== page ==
Shapelab 2024 has new desktop mode

Artists can use the 3D VR sculpting tool in either virtual reality or desktop mode.

Karen Moltenbrey

Leopoly has added new features to its Shapelab VR 3D sculpting software including the introduction of multi-resolution objects and subdivision levels. It also enables artists to use the software in VR mode or switch to desktop mode on a PC.   

(Source: Leopoly)

Creating 3D models can be a tricky process for some artists. The majority of today’s 3D content creation is done using complex traditional software on a flat 2D screen. Some artists opt for 3D sculpting tools, which provides a more organic process. Leopoly turns up the volume on the concept of 3D sculpting by adding an extra dimension—virtual reality—with its Shapelab 3D VR sculpting software, which the company began offering as a full-featured product last year. Prior to that, it was available on Steam as an early-access offering starting in 2017. Now, the company has released a new version with added features and both a VR and desktop mode because, well, some tasks are better suited for one mode or the other. Also, despite the big push toward the “realities” (VR, XR, AR), not everyone has a VR headset. 

Shapelab is an easy-to-use VR sculpting app for 3D model creation. It is geared for professional 3D artists as well as those just starting out, enabling users to work more intuitively. The software has an easy-to-use UI and industry-grade sculpting tools for quickly and easily blocking out organic shapes, sculpting intricate details, and vertex-painting objects whose textures can be used in other 3D software and for 3D printing. Rather than using a voxel engine, as similar VR design products do, Shapelab uses a polygon mesh-based engine, allowing for higher resolution and higher LOD in the images.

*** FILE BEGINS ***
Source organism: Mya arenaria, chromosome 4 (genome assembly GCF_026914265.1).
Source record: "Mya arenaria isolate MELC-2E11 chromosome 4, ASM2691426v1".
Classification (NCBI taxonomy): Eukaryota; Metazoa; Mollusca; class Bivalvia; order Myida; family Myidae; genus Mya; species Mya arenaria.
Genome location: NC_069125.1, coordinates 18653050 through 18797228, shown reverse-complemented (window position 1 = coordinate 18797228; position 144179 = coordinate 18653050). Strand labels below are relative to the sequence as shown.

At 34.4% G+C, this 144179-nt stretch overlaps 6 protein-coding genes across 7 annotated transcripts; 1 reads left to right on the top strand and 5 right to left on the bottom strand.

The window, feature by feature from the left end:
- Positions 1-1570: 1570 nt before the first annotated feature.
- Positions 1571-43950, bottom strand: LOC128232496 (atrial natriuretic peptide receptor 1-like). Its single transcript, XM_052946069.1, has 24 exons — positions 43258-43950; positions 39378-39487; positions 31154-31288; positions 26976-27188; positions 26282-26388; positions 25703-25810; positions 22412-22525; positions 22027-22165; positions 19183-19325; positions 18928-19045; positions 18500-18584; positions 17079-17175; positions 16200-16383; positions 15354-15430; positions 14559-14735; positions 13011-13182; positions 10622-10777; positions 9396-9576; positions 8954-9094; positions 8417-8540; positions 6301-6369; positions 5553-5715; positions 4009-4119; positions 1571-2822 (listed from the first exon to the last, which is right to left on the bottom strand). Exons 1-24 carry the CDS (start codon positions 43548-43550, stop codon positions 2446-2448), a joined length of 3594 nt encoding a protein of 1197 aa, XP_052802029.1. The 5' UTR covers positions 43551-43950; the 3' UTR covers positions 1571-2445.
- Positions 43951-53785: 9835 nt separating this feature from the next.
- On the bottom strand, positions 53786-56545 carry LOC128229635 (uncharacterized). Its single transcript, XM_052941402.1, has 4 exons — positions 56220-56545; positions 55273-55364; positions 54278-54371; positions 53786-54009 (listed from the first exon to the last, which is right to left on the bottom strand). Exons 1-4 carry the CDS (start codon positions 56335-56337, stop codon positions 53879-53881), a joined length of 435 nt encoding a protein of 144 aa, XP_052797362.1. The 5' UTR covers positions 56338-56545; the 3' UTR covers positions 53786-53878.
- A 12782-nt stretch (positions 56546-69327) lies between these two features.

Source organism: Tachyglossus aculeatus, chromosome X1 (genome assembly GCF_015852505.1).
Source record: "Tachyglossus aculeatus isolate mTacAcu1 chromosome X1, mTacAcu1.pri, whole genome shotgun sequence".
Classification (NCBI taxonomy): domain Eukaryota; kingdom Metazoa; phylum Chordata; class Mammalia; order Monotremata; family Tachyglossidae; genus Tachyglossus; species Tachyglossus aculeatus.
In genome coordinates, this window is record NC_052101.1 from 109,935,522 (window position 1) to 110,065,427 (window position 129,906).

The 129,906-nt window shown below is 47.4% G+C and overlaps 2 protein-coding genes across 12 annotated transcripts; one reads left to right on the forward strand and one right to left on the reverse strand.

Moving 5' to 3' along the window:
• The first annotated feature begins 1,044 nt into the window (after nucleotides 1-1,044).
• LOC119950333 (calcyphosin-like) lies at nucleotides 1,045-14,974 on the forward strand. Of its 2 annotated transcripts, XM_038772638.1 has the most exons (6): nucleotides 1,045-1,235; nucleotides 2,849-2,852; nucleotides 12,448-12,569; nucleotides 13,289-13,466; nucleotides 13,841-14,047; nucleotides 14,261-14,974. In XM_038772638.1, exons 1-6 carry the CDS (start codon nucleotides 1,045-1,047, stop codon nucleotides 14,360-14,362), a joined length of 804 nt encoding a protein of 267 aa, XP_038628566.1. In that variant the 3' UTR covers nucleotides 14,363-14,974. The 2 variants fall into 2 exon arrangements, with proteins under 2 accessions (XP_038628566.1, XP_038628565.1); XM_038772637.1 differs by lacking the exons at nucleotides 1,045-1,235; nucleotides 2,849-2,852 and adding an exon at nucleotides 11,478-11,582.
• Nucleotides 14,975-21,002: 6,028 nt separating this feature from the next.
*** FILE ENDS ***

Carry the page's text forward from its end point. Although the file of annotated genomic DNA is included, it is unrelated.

Previously, Shapelab was a PCVR-only tool, with no desktop mode, meaning a VR headset was needed. With Shapelab 2024, artists are able to use the software in desktop mode on the PC with the typical mouse and keyboard setup, as well as with VR/AR/XR headsets, switching between the modes. Shapelab supports a number of VR headsets such as HTC Vive, Valve Index, Oculus Rift and Quest, and Windows mixed-reality devices.

Working in desktop mode. (Source: Leopoly)

Leopoly also introduced multi-resolution objects and subdivision levels to the software, so users can subdivide meshes to create multiple-resolution levels. By working with lower subdivision levels, users can speed up their workflow, as working with fewer polygons is computationally less intensive, resulting in higher frame rates, quicker manipulation, and shorter loading times, the company noted. Also, artists retain greater control over the model’s topology when starting with a basic mesh and then increasing the subdivision gradually. And, by making more significant modifications to the model at a low subdivision level, they avoid disrupting more intricate details made at higher levels.

Shapelab 2024 further sports an auto-retopologize feature for a lower-res, cleaner quad-based mesh. A projection feature additionally enables artists to clone an object created with dynamic topology, remesh it using quads, apply subdivision levels, and then transfer the details from the original model, maintaining the details while achieving a cleaner and more manageable topology. Leopoly says this feature is used to transition to a multi-resolution workflow.